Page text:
Keeping in mind the current sugar glut, the Government's decision to blend ethanol with petrol is a welcome move. With sugar prices in a downturn, sugar companies could rely to a greater extent on by-products such as ethanol for revenues and profits; capex in this segment is, therefore, likely to continue. The introduction of ethanol blending is likely to prompt sugar mills to invest additionally in improving technology and infrastructure and in setting up appropriate processes. This would be a positive for Praj.
Additionally, any policy move allowing sugar companies to directly process sugarcane juice into ethanol, would improve the economics of ethanol production and generate additional orders for Praj.
However, given that the sugar industry is subject to various policy controls ranging from the Sugarcane Control Order to the Essential Commodities Act, the ethanol-blending programme is likely to remain heavily reliant on government policies. Furthermore, licensing and procedural requirements, levy of a plethora of taxes and restriction of inter-State movement of industrial alcohol also remain challenges for the smooth implementation of this programme.
The R&D wing of Praj, dedicated to ethanol technology, offers it a competitive advantage over other players. Its foray into biofuels technology could also offer a sizeable potential growth, given that most countries are major diesel consumers and nearly 60 per cent of the incremental growth in world transport fuel is diesel-based.
Additionally, the strategic setting up the Kandla SEZ, for the manufacture of large equipment is also encouraging.
For the quarter ended March 2007, Praj reported a 111 per cent increase in revenue on year-on-year basis, whereas the overall FY-07 revenues grew by about 127 per cent.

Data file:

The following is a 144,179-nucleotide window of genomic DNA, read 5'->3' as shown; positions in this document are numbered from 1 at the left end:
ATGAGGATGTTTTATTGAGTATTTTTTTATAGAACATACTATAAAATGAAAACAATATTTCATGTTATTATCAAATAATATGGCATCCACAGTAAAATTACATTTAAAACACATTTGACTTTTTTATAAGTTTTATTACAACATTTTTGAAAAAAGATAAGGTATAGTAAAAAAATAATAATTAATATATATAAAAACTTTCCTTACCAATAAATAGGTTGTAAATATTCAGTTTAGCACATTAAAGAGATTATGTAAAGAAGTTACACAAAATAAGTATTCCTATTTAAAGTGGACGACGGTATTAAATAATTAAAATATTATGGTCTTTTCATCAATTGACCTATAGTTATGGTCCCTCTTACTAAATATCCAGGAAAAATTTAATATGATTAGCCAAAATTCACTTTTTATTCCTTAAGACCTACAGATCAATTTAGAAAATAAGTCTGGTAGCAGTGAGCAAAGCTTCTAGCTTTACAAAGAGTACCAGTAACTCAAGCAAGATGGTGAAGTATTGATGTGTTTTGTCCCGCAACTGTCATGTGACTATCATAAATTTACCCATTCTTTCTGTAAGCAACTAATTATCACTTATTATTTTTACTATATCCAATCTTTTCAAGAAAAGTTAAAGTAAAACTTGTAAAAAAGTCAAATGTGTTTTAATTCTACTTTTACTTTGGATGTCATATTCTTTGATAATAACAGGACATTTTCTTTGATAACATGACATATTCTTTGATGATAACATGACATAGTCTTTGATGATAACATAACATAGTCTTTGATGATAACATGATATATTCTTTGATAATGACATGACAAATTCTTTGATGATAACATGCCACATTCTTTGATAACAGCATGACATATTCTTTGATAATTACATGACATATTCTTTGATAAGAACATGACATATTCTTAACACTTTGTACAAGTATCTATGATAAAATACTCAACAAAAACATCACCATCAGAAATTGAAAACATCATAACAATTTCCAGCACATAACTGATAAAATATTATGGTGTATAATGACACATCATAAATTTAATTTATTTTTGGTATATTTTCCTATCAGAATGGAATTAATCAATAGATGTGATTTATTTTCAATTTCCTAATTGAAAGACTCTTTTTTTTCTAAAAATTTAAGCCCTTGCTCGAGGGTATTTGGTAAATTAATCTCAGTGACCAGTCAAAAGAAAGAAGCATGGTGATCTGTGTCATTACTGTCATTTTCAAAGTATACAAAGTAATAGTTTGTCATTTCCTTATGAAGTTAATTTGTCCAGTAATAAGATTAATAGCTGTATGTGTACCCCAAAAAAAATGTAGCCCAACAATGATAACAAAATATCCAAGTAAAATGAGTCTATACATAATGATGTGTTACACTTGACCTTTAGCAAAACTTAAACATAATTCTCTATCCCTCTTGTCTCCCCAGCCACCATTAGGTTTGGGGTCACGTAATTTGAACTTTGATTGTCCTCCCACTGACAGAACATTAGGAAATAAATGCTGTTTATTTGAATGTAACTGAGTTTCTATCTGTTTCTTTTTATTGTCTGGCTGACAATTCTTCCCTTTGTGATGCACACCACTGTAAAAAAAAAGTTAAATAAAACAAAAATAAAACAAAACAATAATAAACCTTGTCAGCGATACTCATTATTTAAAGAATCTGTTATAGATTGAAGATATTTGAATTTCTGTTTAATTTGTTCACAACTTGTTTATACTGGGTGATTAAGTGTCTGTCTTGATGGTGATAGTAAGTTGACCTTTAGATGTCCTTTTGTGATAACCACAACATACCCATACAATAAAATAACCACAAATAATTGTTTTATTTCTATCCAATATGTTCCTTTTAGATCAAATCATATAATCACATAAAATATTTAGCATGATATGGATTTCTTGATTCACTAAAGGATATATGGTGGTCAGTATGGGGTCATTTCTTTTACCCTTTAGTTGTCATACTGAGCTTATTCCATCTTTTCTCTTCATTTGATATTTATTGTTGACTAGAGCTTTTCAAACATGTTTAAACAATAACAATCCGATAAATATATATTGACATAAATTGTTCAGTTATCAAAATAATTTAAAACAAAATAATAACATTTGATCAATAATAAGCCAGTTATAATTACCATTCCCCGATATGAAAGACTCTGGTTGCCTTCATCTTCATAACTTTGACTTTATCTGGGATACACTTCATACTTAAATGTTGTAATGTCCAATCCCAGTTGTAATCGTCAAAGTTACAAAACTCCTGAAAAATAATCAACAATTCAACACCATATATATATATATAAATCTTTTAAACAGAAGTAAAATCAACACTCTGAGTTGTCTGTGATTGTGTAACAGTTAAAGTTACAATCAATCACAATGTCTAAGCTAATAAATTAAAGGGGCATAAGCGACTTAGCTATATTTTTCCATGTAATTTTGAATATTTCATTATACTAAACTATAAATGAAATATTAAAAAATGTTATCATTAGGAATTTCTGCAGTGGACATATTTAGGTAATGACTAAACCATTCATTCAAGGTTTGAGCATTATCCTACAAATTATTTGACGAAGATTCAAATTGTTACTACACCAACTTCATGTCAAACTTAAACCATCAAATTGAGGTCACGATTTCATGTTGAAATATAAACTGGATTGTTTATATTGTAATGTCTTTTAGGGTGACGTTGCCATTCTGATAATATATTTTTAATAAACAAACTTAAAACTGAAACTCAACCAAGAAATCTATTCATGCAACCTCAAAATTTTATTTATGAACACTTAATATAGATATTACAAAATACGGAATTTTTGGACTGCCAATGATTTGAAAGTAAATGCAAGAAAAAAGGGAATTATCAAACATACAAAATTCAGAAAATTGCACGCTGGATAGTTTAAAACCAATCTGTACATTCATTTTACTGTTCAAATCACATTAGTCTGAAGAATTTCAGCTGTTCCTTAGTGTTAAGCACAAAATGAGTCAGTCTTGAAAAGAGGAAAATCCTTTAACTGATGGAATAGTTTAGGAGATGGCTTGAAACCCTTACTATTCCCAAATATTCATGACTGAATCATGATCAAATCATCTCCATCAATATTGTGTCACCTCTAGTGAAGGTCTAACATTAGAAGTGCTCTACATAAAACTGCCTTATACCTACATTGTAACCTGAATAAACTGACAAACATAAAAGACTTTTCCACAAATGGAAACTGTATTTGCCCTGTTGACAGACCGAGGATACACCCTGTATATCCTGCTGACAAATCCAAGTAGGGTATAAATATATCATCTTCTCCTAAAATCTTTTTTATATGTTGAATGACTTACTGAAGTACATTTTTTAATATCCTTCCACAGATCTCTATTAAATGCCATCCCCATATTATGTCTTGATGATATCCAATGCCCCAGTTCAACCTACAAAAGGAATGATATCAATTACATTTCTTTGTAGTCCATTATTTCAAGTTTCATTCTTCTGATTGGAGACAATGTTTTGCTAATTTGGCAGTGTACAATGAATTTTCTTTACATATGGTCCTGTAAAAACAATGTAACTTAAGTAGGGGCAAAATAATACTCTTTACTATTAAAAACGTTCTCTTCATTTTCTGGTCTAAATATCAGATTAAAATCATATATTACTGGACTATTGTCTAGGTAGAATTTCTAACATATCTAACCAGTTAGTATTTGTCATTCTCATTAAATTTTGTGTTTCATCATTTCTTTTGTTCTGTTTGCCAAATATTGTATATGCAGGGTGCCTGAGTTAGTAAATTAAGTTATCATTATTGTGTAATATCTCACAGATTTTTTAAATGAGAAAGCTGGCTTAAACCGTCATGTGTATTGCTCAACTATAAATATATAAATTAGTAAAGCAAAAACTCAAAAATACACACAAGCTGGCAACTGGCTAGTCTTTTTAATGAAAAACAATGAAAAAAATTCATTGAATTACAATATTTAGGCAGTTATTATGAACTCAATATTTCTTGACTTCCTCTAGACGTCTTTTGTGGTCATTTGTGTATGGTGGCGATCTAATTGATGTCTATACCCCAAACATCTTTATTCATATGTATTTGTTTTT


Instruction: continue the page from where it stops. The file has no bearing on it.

Operating profit margin stabilised on a year-on-year basis with a marginal 40 basis points jump to 13.7 per cent. However, the operating margins witnessed a decline of 10 per cent on a sequential basis, on account of a differing product mix.
This can be attributed to the realisation of a higher proportion of equipment technology revenues (during the third quarter), which yield better profitability for the company. The overall FY-07 earnings expanded more than doubled, aided by a higher volume growth and lower tax incidence.
Since the European and American markets are likely to drive Praj's growth, any slowdown in the capacity expansion plans in these countries could affect the earnings for Praj.
This apart, any steep decline in crude oil prices could temper the interest in ethanol, which is mainly owed to its favourable cost economics. This could, in turn, discourage companies from setting up newer capacities for ethanol.
Global technology advances in biofuels could undermine Praj's competitive edge, if it does not keep up; this remains a key risk.
On the domestic front, any adverse changes in the government policy relating to export, import or pricing of sugar could have a negative impact on the company's earnings.